By Associate Tech Editor Hayley Mohr
“If you have it, you should not show it to others. If you receive it, you cannot look at it.” The previous statement is not a riddle, rather; it’s a paraphrase of Arizona’s Ethics Opinion on the use of metadata. Contrast this outlook with Oregon’s, among other states, which allows attorneys to use it if they do not use a”special software” to view the data – in other words, if you can find it without looking too hard, it’s yours! So, what is metadata, and why does the permissiveness of its use and transmission vary so widely from state to state?
Metadata, which exists in several different types but is often termed “data about data”, has become a near-minefield to parties to litigation and the attorneys that represent them. A common example of metadata is a word processor file that contains information about when the file was created, and when it was last edited. It becomes dangerous quickly, when one considers the vast features available in a standard word processing program: documents can contain “erased” sentences and information –after all, in order for the “undo” button to work, the file has to “remember” what the previous version contained.
One of the most changing and varied areas of law at the moment is the proper use of metadata: both when it accompanies documents produced in response to a discovery request and outside of formal discovery. Contrary to the “show no metadata, see no metadata” approach of many states, one of the earliest and cases to deal with the proper use of metadata, Williams v. Sprint, held that the defendant in an age discrimination suit violated the discovery order by “scrubbing” metadata from a table of employees produced to the plaintiff. The court held that documents maintained in the regular course of business should be produced in the same format, and that the scrubbed metadata was relevant to the case.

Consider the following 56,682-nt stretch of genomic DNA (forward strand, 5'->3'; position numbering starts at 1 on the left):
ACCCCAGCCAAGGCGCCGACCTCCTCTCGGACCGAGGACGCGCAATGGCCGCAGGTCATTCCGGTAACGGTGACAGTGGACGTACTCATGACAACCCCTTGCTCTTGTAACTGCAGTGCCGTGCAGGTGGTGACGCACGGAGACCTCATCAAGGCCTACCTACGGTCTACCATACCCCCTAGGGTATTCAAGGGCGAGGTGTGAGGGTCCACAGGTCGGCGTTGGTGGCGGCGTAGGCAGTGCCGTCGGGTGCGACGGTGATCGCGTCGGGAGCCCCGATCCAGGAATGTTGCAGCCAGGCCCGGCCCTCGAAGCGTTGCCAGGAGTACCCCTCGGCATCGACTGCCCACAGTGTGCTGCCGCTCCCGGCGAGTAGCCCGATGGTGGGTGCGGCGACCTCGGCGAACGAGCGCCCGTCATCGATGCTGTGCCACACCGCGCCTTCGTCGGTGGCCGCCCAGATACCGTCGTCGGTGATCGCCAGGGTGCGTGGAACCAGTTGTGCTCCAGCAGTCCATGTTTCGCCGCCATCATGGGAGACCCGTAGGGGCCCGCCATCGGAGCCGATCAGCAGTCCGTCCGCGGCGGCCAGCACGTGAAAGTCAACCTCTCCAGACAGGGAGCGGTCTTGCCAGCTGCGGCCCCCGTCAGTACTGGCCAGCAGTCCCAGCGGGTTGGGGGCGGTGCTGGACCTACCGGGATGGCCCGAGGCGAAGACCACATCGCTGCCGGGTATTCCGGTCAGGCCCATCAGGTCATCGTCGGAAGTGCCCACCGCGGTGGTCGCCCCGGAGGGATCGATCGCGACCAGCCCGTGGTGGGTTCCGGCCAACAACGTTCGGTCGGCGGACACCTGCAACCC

Certainly, many lawyers are excited by the prospect of following a digital treasure hunt to examine the motives and concealed actions of defendants, and other parties are terrified at the prospect of having their comment and mistakes revealed – if metadata is likely to lead to reliable and useful evidence, why prohibit it from being used? Many are concerned about the ability of commercial software to fully “scrub” these documents, the cost of doing so, and the fact that the technology becomes more and more sophisticated.
Ultimately, there are no hard-and-fast rules to follow when it comes to producing, using, or cleaning files of metadata. What is right in one state is, literally, wrong in another. (See the ABA’s chart for a helpful overview of the ethics standards by jurisdiction.) It will be interesting to observe over the next decade what internal changes and innovations companies will make in order to avoid the metadata minefield altogether .
 230 F.R.D. 640, (D. Kansas 2005)
 For a comprehensive overview of decisions related to metadata, see Marjorie A. Shields, Annotation, Discoverability of Metadata, 29 A.L.R.6th 167 (2007).